Yes. The Privacy Rule allows covered health care providers to communicate electronically, such as through e-mail, with their patients, provided they apply reasonable safeguards when doing so. See 45 C.F.R. § 164.530(c). For example, certain precautions may need to be taken when using e-mail to avoid unintentional disclosures, such as checking the e-mail address for accuracy before sending, or sending an e-mail alert to the patient for address confirmation prior to sending the message. Further, while the Privacy Rule does not prohibit the use of unencrypted e-mail for treatment-related communications between health care providers and patients, other safeguards should be applied to reasonably protect privacy, such as limiting the amount or type of information disclosed through the unencrypted e-mail. In addition, covered entities will want to ensure that any transmission of electronic protected health information is in compliance with the HIPAA Security Rule requirements at 45 C.F.R. Part 164, Subpart C.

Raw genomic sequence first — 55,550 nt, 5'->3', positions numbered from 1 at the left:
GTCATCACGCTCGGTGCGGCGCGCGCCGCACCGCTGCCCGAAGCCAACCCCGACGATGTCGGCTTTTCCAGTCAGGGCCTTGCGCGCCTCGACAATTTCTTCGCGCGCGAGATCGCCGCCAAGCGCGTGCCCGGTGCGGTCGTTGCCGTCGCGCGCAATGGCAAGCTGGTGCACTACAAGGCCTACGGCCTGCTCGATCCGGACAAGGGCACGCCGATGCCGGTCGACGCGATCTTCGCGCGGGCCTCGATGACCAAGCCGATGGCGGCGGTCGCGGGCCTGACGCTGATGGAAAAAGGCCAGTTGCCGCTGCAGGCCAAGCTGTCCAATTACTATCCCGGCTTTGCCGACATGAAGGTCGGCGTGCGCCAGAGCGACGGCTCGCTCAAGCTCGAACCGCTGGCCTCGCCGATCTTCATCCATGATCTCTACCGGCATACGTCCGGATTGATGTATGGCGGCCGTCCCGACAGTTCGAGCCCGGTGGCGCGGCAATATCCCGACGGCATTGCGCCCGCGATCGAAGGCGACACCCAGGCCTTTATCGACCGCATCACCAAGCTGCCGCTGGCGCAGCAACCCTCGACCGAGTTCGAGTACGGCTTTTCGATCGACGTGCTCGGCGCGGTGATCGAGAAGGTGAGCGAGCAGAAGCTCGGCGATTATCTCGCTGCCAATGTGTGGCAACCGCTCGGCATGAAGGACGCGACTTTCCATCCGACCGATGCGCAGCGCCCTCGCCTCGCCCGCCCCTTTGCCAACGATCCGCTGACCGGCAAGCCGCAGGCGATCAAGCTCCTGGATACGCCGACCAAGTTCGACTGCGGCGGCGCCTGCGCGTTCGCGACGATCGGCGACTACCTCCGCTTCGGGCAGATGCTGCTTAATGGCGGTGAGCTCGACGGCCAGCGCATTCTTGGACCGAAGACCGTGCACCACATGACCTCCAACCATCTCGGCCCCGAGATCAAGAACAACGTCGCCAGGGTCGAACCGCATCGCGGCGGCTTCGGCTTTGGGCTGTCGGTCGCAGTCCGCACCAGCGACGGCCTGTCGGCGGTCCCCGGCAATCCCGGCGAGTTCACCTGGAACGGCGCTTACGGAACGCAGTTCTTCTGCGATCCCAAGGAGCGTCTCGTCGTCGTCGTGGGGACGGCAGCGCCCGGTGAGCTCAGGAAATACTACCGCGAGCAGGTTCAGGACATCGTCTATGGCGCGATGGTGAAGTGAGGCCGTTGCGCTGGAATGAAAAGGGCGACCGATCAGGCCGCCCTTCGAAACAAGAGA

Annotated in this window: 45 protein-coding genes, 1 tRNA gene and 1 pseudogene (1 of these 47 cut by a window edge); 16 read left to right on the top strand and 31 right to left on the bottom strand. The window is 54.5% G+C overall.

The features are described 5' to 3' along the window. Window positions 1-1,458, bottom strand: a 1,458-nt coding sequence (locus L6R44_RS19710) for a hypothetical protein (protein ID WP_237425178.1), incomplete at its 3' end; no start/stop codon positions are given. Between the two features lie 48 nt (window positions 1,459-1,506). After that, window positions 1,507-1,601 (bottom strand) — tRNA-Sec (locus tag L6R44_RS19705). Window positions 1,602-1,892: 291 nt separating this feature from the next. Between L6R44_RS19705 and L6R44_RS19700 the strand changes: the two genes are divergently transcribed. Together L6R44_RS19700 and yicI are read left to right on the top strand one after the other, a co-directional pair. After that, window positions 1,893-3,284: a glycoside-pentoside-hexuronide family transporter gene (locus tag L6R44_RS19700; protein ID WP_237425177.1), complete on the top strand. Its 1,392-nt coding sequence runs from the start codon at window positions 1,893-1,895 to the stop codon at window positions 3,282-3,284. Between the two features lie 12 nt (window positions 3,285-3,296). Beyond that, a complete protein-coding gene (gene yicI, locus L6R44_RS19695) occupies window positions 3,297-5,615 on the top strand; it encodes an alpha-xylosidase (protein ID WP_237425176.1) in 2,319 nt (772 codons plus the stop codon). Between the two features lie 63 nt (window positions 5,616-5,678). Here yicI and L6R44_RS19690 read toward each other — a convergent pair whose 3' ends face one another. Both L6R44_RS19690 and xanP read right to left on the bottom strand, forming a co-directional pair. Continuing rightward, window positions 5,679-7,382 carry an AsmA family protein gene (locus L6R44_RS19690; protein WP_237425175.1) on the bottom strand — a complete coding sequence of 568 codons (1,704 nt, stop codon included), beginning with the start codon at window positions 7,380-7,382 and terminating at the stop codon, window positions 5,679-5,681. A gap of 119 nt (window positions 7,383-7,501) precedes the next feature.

Note that an individual has the right under the Privacy Rule to request and have a covered health care provider communicate with him or her by alternative means or at alternative locations, if reasonable. See 45 C.F.R. § 164.522(b). For example, a health care provider should accommodate an individual’s request to receive appointment reminders via e-mail, rather than on a postcard, if e-mail is a reasonable, alternative means for that provider to communicate with the patient. By the same token, however, if the use of unencrypted e-mail is unacceptable to a patient who requests confidential communications, other means of communicating with the patient, such as by more secure electronic methods, or by mail or telephone, should be offered and accommodated.

    Patients may initiate communications with a provider using e-mail. If this situation occurs, the health care provider can assume (unless the patient has explicitly stated otherwise) that e-mail communications are acceptable to the individual. If the provider feels the patient may not be aware of the possible risks of using unencrypted e-mail, or has concerns about potential liability, the provider can alert the patient of those risks, and let the patient decide whether to continue e-mail communications.

    Created 12/15/08